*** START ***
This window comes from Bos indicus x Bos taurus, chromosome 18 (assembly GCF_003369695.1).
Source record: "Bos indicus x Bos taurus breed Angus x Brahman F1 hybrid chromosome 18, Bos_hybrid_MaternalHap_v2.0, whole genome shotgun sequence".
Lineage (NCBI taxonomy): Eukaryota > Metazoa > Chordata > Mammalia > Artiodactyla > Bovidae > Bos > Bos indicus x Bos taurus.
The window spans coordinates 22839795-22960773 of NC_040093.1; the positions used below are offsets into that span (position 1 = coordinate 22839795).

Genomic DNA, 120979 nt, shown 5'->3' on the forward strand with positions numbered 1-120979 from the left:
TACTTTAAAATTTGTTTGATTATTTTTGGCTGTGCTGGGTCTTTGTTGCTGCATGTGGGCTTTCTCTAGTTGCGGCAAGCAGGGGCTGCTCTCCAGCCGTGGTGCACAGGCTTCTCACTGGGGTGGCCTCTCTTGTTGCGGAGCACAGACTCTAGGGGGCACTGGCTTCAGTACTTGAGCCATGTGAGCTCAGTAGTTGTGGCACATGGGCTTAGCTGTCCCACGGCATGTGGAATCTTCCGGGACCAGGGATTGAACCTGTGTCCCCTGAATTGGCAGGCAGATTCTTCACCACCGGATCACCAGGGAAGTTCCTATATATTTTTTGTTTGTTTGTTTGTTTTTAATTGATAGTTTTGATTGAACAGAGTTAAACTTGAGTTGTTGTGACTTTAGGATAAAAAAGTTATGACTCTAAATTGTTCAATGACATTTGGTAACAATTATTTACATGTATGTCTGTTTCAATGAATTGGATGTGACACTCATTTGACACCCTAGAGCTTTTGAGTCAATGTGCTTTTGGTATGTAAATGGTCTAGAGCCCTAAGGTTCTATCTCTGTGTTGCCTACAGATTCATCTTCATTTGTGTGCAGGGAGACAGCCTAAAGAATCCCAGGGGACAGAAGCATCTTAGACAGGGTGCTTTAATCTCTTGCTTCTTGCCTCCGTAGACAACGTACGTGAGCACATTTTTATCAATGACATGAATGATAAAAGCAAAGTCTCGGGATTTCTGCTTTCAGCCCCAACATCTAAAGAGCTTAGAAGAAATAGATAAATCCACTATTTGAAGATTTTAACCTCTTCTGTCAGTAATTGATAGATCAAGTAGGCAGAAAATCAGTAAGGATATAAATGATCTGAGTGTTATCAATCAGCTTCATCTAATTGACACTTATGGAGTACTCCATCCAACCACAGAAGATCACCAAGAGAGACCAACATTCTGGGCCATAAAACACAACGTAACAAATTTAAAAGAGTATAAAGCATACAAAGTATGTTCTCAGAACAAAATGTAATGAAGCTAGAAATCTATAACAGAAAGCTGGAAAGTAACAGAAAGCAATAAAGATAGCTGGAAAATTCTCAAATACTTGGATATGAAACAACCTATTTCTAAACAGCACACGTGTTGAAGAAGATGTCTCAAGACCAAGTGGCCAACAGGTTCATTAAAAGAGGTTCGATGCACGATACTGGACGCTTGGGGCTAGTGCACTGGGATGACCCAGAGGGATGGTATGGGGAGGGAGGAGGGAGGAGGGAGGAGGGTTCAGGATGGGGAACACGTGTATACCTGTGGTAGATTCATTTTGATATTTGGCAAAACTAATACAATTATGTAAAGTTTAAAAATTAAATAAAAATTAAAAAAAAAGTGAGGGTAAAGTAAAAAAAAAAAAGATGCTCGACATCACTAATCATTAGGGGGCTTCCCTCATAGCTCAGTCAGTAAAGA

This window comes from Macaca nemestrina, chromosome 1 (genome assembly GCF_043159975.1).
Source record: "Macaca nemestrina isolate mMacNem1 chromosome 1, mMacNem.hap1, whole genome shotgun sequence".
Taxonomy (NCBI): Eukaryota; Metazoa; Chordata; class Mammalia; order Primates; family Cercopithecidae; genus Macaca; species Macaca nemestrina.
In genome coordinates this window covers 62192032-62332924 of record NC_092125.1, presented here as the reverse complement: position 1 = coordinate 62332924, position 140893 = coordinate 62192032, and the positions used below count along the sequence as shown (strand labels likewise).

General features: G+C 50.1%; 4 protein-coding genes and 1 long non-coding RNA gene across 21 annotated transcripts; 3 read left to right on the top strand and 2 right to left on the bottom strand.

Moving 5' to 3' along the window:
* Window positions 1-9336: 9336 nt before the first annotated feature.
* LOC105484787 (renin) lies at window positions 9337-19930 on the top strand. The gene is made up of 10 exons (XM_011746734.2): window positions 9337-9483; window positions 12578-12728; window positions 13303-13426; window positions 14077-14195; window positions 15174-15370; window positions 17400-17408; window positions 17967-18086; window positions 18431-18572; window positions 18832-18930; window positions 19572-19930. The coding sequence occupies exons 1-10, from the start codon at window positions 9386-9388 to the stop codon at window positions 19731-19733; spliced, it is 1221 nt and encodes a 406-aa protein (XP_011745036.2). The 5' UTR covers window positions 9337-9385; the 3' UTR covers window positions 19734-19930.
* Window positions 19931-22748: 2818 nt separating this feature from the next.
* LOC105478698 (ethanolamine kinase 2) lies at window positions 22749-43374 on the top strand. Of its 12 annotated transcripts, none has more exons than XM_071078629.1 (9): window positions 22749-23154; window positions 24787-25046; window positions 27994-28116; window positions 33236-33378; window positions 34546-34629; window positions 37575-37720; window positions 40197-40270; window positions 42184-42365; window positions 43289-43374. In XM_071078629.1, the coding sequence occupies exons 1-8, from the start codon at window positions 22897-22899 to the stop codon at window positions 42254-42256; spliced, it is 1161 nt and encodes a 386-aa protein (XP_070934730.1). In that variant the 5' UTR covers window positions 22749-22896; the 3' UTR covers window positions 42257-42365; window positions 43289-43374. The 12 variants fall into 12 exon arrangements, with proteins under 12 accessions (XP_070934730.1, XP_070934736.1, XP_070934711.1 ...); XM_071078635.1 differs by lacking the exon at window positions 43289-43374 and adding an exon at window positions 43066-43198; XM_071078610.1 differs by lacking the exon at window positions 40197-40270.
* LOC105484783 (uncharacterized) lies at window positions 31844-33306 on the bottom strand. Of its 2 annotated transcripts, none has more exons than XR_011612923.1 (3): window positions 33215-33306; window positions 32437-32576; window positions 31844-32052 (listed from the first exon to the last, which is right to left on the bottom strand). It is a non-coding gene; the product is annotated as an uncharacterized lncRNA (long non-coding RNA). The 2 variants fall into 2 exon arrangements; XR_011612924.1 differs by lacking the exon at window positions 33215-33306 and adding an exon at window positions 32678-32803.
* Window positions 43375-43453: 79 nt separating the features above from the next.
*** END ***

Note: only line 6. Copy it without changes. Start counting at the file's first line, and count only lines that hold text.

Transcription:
TACTTTAAAATTTGTTTGATTATTTTTGGCTGTGCTGGGTCTTTGTTGCTGCATGTGGGCTTTCTCTAGTTGCGGCAAGCAGGGGCTGCTCTCCAGCCGTGGTGCACAGGCTTCTCACTGGGGTGGCCTCTCTTGTTGCGGAGCACAGACTCTAGGGGGCACTGGCTTCAGTACTTGAGCCATGTGAGCTCAGTAGTTGTGGCACATGGGCTTAGCTGTCCCACGGCATGTGGAATCTTCCGGGACCAGGGATTGAACCTGTGTCCCCTGAATTGGCAGGCAGATTCTTCACCACCGGATCACCAGGGAAGTTCCTATATATTTTTTGTTTGTTTGTTTGTTTTTAATTGATAGTTTTGATTGAACAGAGTTAAACTTGAGTTGTTGTGACTTTAGGATAAAAAAGTTATGACTCTAAATTGTTCAATGACATTTGGTAACAATTATTTACATGTATGTCTGTTTCAATGAATTGGATGTGACACTCATTTGACACCCTAGAGCTTTTGAGTCAATGTGCTTTTGGTATGTAAATGGTCTAGAGCCCTAAGGTTCTATCTCTGTGTTGCCTACAGATTCATCTTCATTTGTGTGCAGGGAGACAGCCTAAAGAATCCCAGGGGACAGAAGCATCTTAGACAGGGTGCTTTAATCTCTTGCTTCTTGCCTCCGTAGACAACGTACGTGAGCACATTTTTATCAATGACATGAATGATAAAAGCAAAGTCTCGGGATTTCTGCTTTCAGCCCCAACATCTAAAGAGCTTAGAAGAAATAGATAAATCCACTATTTGAAGATTTTAACCTCTTCTGTCAGTAATTGATAGATCAAGTAGGCAGAAAATCAGTAAGGATATAAATGATCTGAGTGTTATCAATCAGCTTCATCTAATTGACACTTATGGAGTACTCCATCCAACCACAGAAGATCACCAAGAGAGACCAACATTCTGGGCCATAAAACACAACGTAACAAATTTAAAAGAGTATAAAGCATACAAAGTATGTTCTCAGAACAAAATGTAATGAAGCTAGAAATCTATAACAGAAAGCTGGAAAGTAACAGAAAGCAATAAAGATAGCTGGAAAATTCTCAAATACTTGGATATGAAACAACCTATTTCTAAACAGCACACGTGTTGAAGAAGATGTCTCAAGACCAAGTGGCCAACAGGTTCATTAAAAGAGGTTCGATGCACGATACTGGACGCTTGGGGCTAGTGCACTGGGATGACCCAGAGGGATGGTATGGGGAGGGAGGAGGGAGGAGGGAGGAGGGTTCAGGATGGGGAACACGTGTATACCTGTGGTAGATTCATTTTGATATTTGGCAAAACTAATACAATTATGTAAAGTTTAAAAATTAAATAAAAATTAAAAAAAAAGTGAGGGTAAAGTAAAAAAAAAAAAGATGCTCGACATCACTAATCATTAGGGGGCTTCCCTCATAGCTCAGTCAGTAAAGA